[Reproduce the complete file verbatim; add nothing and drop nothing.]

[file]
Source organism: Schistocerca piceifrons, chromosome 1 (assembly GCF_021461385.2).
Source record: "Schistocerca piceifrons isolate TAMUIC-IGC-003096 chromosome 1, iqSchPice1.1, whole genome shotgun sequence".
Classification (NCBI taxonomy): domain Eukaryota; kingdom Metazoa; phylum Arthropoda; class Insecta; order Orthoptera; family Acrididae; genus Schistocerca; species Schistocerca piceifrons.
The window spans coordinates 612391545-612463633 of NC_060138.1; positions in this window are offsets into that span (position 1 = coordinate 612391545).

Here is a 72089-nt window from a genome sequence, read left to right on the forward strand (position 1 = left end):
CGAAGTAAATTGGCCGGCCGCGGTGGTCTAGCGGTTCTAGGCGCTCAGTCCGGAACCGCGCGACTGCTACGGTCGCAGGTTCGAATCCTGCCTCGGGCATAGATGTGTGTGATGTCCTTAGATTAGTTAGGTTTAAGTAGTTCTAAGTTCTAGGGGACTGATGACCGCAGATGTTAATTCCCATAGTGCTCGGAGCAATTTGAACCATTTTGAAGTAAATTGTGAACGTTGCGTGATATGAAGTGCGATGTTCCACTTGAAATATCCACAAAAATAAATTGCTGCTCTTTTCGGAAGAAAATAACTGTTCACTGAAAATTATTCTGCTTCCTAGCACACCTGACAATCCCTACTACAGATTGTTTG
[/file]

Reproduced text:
Source organism: Schistocerca piceifrons, chromosome 1 (assembly GCF_021461385.2).
Source record: "Schistocerca piceifrons isolate TAMUIC-IGC-003096 chromosome 1, iqSchPice1.1, whole genome shotgun sequence".
Classification (NCBI taxonomy): domain Eukaryota; kingdom Metazoa; phylum Arthropoda; class Insecta; order Orthoptera; family Acrididae; genus Schistocerca; species Schistocerca piceifrons.
The window spans coordinates 612391545-612463633 of NC_060138.1; positions in this window are offsets into that span (position 1 = coordinate 612391545).

Here is a 72089-nt window from a genome sequence, read left to right on the forward strand (position 1 = left end):
CGAAGTAAATTGGCCGGCCGCGGTGGTCTAGCGGTTCTAGGCGCTCAGTCCGGAACCGCGCGACTGCTACGGTCGCAGGTTCGAATCCTGCCTCGGGCATAGATGTGTGTGATGTCCTTAGATTAGTTAGGTTTAAGTAGTTCTAAGTTCTAGGGGACTGATGACCGCAGATGTTAATTCCCATAGTGCTCGGAGCAATTTGAACCATTTTGAAGTAAATTGTGAACGTTGCGTGATATGAAGTGCGATGTTCCACTTGAAATATCCACAAAAATAAATTGCTGCTCTTTTCGGAAGAAAATAACTGTTCACTGAAAATTATTCTGCTTCCTAGCACACCTGACAATCCCTACTACAGATTGTTTG